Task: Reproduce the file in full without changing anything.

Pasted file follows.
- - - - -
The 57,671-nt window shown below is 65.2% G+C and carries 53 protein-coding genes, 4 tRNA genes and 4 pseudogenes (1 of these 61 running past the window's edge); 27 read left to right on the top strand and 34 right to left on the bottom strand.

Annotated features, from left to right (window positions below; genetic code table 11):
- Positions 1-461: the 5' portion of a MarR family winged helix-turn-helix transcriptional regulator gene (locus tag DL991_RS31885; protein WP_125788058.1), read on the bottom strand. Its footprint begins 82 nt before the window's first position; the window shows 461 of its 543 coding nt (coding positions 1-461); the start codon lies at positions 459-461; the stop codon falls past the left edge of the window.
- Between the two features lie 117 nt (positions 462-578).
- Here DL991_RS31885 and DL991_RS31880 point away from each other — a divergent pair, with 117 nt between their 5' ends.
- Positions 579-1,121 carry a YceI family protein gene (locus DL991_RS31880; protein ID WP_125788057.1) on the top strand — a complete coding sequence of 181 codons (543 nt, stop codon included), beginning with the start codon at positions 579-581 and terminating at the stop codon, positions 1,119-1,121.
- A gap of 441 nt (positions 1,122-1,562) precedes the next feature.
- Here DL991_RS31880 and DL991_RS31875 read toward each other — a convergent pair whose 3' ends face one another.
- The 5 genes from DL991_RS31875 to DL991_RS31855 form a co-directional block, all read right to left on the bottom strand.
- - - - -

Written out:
The 57,671-nt window shown below is 65.2% G+C and carries 53 protein-coding genes, 4 tRNA genes and 4 pseudogenes (1 of these 61 running past the window's edge); 27 read left to right on the top strand and 34 right to left on the bottom strand.

Annotated features, from left to right (window positions below; genetic code table 11):
- Positions 1-461: the 5' portion of a MarR family winged helix-turn-helix transcriptional regulator gene (locus tag DL991_RS31885; protein WP_125788058.1), read on the bottom strand. Its footprint begins 82 nt before the window's first position; the window shows 461 of its 543 coding nt (coding positions 1-461); the start codon lies at positions 459-461; the stop codon falls past the left edge of the window.
- Between the two features lie 117 nt (positions 462-578).
- Here DL991_RS31885 and DL991_RS31880 point away from each other — a divergent pair, with 117 nt between their 5' ends.
- Positions 579-1,121 carry a YceI family protein gene (locus DL991_RS31880; protein ID WP_125788057.1) on the top strand — a complete coding sequence of 181 codons (543 nt, stop codon included), beginning with the start codon at positions 579-581 and terminating at the stop codon, positions 1,119-1,121.
- A gap of 441 nt (positions 1,122-1,562) precedes the next feature.
- Here DL991_RS31880 and DL991_RS31875 read toward each other — a convergent pair whose 3' ends face one another.
- The 5 genes from DL991_RS31875 to DL991_RS31855 form a co-directional block, all read right to left on the bottom strand.